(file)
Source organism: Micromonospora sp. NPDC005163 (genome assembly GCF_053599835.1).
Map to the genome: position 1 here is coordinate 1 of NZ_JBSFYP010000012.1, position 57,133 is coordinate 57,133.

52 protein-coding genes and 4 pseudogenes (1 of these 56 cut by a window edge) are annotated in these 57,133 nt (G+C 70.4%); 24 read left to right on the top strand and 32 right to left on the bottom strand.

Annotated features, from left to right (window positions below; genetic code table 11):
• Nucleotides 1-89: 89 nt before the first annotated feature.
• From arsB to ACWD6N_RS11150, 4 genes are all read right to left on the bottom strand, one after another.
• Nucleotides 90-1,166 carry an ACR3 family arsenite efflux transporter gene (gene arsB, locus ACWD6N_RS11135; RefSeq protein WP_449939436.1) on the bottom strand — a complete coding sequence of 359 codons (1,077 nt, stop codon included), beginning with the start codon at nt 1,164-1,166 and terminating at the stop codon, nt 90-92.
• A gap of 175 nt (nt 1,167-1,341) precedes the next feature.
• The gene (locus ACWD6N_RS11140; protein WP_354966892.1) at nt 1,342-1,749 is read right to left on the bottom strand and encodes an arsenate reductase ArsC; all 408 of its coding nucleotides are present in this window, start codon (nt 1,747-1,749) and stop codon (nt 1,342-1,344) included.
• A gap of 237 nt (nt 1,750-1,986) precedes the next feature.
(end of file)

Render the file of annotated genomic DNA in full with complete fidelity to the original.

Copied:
Source organism: Micromonospora sp. NPDC005163 (genome assembly GCF_053599835.1).
Map to the genome: position 1 here is coordinate 1 of NZ_JBSFYP010000012.1, position 57,133 is coordinate 57,133.

52 protein-coding genes and 4 pseudogenes (1 of these 56 cut by a window edge) are annotated in these 57,133 nt (G+C 70.4%); 24 read left to right on the top strand and 32 right to left on the bottom strand.

Annotated features, from left to right (window positions below; genetic code table 11):
• Nucleotides 1-89: 89 nt before the first annotated feature.
• From arsB to ACWD6N_RS11150, 4 genes are all read right to left on the bottom strand, one after another.
• Nucleotides 90-1,166 carry an ACR3 family arsenite efflux transporter gene (gene arsB, locus ACWD6N_RS11135; RefSeq protein WP_449939436.1) on the bottom strand — a complete coding sequence of 359 codons (1,077 nt, stop codon included), beginning with the start codon at nt 1,164-1,166 and terminating at the stop codon, nt 90-92.
• A gap of 175 nt (nt 1,167-1,341) precedes the next feature.
• The gene (locus ACWD6N_RS11140; protein WP_354966892.1) at nt 1,342-1,749 is read right to left on the bottom strand and encodes an arsenate reductase ArsC; all 408 of its coding nucleotides are present in this window, start codon (nt 1,747-1,749) and stop codon (nt 1,342-1,344) included.
• A gap of 237 nt (nt 1,750-1,986) precedes the next feature.